Is the physical prototype obsolete?
By Mark Milton, Country Manager in Denmark for EDRMedeso
Digitization, digital transformation and innovation are notions we constantly hear about in the media from politicians and in our daily work. Certainly, that is a positive thing, because we must move forward and continue to create new, innovative products with superb quality.
Most companies have a clear focus on digitization in many respects. Yet too many companies have an old-fashioned and quite analogue approach when it comes to testing and securing the quality of their products. Everyone who has worked in product development over the last decades is well aware that the physical prototype is a dinosaur, alive and kicking. And we are not talking about an alert predator. We are looking at a large, drowsy herbivore – inoffensive, slow and eating a lot of budgets. But why settle for the pre-historic when the future is already here?
Business as usual, unfortunately
On second thought, it is easy to understand why so many companies hold on to the physical prototype: The method is well-known, and it has been the best (and only) way for designing products and performing quality assurance. Also, change can be frightening at times. However, by demonstrating a little bravery, you can save time and money, test more products, increase quality, shorten time-to-market and ultimately increase innovation. To do that, you must abandon the “business as usual”-approach.
The process of testing and quality assurance is often very lengthy when it comes to physical prototypes. If, for instance, you would like to test how wear and tear over a 10-year period affects an industrial product, it may require a testing period of up to 18 months. Often it is not even possible to test all the types of environments in which the product can be deployed.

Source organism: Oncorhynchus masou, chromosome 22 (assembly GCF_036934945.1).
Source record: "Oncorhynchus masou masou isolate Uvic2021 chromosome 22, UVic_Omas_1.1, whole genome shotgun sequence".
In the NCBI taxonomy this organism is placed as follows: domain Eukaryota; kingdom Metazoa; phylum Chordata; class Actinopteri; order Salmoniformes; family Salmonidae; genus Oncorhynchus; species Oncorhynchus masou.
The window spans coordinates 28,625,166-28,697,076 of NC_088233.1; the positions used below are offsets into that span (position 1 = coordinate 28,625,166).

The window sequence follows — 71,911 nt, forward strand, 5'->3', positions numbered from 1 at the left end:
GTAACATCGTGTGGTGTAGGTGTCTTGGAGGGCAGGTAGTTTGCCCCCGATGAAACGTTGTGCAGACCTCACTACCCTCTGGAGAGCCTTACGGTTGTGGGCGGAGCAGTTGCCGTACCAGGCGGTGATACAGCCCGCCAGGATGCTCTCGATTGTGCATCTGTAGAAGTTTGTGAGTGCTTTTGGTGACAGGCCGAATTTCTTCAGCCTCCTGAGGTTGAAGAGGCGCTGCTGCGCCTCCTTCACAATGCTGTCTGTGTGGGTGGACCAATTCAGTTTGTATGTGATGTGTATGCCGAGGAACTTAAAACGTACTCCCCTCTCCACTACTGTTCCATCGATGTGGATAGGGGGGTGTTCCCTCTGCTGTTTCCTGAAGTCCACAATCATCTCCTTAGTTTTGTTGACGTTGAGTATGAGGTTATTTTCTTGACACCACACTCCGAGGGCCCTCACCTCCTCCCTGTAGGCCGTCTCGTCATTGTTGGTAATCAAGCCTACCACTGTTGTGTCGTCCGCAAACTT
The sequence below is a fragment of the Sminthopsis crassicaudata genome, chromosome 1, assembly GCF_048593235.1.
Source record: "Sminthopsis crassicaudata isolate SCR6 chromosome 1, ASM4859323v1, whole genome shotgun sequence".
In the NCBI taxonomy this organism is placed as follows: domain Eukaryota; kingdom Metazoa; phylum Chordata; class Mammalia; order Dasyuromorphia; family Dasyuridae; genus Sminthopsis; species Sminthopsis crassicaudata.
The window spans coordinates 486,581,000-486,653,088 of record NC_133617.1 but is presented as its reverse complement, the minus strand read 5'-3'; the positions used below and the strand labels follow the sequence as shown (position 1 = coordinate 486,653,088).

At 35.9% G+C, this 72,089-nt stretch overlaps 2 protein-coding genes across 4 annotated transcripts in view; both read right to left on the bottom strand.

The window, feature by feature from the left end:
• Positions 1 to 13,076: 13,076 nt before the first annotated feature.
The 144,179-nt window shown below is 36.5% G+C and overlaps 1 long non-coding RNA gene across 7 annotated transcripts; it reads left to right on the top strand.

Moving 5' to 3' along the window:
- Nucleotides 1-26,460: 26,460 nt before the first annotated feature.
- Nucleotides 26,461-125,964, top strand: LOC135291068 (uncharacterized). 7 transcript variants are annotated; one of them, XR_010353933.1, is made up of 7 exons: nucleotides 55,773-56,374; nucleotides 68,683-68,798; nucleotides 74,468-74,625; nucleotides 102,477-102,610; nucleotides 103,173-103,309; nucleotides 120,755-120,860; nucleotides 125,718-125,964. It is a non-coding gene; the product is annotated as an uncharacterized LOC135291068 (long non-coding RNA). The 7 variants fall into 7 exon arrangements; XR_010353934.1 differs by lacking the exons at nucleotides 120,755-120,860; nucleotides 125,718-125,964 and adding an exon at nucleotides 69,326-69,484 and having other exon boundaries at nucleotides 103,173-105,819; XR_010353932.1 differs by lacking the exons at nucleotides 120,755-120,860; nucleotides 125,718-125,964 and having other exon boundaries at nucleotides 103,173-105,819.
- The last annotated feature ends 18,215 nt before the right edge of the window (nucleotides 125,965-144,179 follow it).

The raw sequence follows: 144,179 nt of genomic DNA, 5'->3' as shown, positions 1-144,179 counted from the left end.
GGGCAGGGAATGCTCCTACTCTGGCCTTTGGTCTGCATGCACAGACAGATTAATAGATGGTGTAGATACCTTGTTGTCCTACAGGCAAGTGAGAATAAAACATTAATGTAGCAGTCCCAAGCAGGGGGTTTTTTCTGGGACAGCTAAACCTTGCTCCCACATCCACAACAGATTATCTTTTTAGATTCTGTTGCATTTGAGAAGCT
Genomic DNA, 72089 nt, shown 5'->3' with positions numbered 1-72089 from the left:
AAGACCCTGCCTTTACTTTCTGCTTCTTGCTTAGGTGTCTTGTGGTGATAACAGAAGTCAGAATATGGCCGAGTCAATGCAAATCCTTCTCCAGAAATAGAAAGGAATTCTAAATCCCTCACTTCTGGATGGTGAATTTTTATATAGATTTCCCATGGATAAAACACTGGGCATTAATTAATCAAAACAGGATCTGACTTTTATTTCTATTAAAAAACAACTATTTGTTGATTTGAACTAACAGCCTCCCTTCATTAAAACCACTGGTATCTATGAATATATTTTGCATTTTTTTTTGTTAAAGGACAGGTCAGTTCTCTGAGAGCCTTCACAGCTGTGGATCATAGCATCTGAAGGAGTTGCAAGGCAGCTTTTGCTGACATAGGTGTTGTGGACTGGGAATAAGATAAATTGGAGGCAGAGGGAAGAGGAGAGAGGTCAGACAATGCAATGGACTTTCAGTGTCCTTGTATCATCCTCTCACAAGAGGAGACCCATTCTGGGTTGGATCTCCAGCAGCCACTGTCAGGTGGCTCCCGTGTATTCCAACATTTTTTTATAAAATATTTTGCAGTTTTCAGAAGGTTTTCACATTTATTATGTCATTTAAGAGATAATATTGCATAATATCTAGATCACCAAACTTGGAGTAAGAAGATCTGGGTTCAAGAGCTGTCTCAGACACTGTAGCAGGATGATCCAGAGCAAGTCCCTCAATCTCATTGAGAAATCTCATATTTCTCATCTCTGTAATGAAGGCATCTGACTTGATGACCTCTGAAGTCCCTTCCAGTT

Another challenge is that you do not always get insights about what actually happens inside the product during a test. If an internal component stops functioning, it is not certain that you will know at exactly what load that happened. In summary, testing physical prototypes is a process that is both expensive, time-consuming and at times inaccurate.
With digital prototypes, you avoid the slow and tedious process of producing new prototypes for each alteration. You can test and adjust directly in the digital prototype and thereby get answers much quicker. And who wouldn’t like that?
Digital prototypes and simulation: A winning formula
The companies that succeed in utilizing digitization to the maximum extent will experience a giant leap. And although you can easily find many pre-historic dinosaurs, you can also now find companies that have shown how to optimize both design and product development with digitization. In the Nordic region, there are many excellent examples of companies that have managed to take simulation one step further. The Danish company Grundfos has indeed elevated the use of digitization and simulation. They are using it for both developing completely new service models as well as for simulation-driven product development.
While many frontrunners, such as Grundfos, are already ahead, most companies in the Nordic region have still not started this journey. So, it is essential that far more Nordic companies apply digitization all the way into their design and product development processes. Otherwise, we will be surpassed by skilled and fast-moving global companies from around the globe. And the first step: Put the physical prototype to rest.
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